Confusing and Contradictory Laws
E-commerce sites and other online business ventures often have to deal with complicated state and federal rules regarding the issuance of gift certificates and gift cards. Unfortunately, the new laws may simplify some of this while in some cases, it may complicate it even further. Those who do not do inter-state commerce will have an easier time dealing with the new laws than those who trade across state lines.
Examples of some of the issues that might be faced by those who issue gift certificates include:
Fees on gift certificates - Pennsylvania, Wyoming, Wisconsin and South Dakota place no restrictions on fees. The new federal law states that gift certificate holders may be charged an inactivity fee if the card is not used within one year which means the federal laws would supersede the state laws.
Gift certificate expiration - Pennsylvania, New York and Nevada allow vendors to define the certificate expiration dates. California does not allow any expiration dates on gift cards or certificates. The new federal law states that cards must be good for at least five years and consumers who request the balance be transferred to a new card must be allowed to do so without incurring any additional fees.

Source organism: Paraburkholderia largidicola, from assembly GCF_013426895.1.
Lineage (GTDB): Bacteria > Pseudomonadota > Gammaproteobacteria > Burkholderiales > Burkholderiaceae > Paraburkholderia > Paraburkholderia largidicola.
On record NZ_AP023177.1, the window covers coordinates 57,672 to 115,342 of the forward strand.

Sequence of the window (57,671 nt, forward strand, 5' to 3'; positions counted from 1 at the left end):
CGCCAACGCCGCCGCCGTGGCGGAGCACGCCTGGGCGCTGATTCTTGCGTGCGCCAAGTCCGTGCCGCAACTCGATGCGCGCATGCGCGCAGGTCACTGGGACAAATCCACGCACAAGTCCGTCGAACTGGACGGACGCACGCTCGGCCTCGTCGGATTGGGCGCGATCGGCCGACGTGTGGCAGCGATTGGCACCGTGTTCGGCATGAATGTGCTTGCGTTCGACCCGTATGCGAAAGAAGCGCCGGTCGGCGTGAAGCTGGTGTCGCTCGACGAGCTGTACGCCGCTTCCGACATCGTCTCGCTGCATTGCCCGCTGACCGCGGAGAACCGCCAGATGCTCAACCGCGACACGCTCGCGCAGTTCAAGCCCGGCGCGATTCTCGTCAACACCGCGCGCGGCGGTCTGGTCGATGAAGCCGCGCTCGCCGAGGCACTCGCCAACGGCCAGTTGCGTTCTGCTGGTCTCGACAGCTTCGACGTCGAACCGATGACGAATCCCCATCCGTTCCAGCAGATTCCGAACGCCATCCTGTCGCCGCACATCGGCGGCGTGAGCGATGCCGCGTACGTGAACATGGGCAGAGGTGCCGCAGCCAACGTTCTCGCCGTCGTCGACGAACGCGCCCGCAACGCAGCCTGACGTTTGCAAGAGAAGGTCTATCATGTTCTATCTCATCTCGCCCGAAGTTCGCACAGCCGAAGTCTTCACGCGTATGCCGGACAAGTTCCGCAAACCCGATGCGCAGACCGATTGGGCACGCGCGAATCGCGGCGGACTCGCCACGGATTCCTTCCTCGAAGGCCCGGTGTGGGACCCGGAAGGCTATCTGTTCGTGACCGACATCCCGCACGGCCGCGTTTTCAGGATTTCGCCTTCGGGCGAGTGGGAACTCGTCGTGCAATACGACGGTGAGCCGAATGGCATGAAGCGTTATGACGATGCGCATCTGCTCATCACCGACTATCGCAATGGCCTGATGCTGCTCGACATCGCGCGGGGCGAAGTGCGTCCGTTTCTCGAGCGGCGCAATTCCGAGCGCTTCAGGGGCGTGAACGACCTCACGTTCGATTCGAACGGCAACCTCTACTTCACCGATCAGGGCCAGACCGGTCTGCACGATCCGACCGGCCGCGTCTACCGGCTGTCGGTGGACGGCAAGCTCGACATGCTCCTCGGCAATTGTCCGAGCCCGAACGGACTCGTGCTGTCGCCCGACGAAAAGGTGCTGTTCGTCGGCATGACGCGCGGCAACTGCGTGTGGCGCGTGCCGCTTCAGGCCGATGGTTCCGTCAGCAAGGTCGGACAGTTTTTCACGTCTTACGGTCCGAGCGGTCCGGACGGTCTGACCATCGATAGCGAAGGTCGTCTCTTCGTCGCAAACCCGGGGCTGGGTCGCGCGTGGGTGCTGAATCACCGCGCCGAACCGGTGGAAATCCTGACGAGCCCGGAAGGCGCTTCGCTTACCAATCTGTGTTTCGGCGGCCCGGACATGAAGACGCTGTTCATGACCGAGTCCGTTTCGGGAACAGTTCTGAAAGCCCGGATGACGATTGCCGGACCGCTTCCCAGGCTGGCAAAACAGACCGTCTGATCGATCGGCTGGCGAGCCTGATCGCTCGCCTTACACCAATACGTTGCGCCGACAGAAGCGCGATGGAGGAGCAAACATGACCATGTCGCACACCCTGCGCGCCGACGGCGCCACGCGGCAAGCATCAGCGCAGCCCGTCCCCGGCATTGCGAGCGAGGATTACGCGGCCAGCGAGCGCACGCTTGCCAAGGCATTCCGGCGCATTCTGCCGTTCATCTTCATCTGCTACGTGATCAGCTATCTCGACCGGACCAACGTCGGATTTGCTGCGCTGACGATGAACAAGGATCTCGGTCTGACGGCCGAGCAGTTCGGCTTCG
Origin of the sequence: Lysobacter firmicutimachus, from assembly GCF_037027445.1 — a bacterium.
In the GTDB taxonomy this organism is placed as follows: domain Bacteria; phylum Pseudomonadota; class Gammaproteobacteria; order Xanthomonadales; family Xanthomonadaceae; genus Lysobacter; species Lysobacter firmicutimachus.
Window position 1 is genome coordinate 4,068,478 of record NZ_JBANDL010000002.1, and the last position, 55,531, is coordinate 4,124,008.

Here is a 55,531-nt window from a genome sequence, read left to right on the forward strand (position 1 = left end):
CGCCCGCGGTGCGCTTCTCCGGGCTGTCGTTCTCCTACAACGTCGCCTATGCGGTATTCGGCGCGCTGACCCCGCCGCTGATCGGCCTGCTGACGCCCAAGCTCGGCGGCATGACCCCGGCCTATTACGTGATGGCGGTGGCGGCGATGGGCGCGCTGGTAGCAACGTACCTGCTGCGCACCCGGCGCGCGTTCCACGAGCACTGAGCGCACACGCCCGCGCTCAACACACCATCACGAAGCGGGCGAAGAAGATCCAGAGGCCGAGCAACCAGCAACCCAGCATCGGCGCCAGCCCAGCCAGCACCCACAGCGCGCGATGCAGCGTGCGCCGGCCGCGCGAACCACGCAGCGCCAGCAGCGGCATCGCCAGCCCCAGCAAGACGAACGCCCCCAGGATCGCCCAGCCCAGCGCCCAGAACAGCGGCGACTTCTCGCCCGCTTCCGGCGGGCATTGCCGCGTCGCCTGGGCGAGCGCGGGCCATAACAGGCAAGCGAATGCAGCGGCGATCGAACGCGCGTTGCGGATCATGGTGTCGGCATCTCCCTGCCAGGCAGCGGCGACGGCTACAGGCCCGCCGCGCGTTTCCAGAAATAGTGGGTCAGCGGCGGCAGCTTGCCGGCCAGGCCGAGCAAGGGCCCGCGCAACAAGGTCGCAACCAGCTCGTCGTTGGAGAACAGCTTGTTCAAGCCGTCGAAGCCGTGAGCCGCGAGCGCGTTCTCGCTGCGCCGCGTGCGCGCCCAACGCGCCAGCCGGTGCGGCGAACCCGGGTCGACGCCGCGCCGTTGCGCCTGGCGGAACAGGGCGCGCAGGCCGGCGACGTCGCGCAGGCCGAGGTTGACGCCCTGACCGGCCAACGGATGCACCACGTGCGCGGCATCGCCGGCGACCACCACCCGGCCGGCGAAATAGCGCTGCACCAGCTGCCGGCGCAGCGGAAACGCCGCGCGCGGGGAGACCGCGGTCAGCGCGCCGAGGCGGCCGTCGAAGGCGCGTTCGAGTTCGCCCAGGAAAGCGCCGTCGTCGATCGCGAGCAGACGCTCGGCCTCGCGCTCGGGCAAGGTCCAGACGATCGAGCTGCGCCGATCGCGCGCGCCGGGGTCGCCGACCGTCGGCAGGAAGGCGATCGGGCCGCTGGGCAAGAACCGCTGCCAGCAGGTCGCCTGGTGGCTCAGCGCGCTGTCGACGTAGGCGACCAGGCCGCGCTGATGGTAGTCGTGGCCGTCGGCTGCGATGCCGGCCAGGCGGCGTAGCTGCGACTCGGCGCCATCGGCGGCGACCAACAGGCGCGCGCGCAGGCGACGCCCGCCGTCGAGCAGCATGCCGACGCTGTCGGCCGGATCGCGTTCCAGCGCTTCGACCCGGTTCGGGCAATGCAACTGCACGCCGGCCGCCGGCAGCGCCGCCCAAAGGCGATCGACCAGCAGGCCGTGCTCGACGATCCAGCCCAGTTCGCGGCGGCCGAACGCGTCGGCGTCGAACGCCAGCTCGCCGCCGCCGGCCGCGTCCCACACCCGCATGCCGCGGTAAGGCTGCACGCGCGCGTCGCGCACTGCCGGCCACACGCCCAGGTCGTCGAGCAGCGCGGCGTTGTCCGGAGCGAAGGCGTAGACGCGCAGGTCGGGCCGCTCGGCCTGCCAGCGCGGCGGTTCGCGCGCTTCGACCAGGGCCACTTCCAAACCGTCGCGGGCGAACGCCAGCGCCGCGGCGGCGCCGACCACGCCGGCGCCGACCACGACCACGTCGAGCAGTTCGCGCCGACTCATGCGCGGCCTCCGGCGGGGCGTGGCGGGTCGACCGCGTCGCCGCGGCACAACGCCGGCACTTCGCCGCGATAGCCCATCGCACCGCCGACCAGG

Escheatment laws - Most states have escheatment laws that state if the owner of a financial instrument cannot be located within a certain amount of time, the funds are turned over to the state and placed in their unclaimed property division account for the benefit of the owner, heirs or estate. Most states do not consider gift cards or gift certificates as something that is owned, nor do they consider them an asset. One exception to this rule is New Hampshire law which states any gift certificate or gift card with a value of over $100 must be turned over to the unclaimed property division if the card remains inactive under their laws. They are the only state with these rules.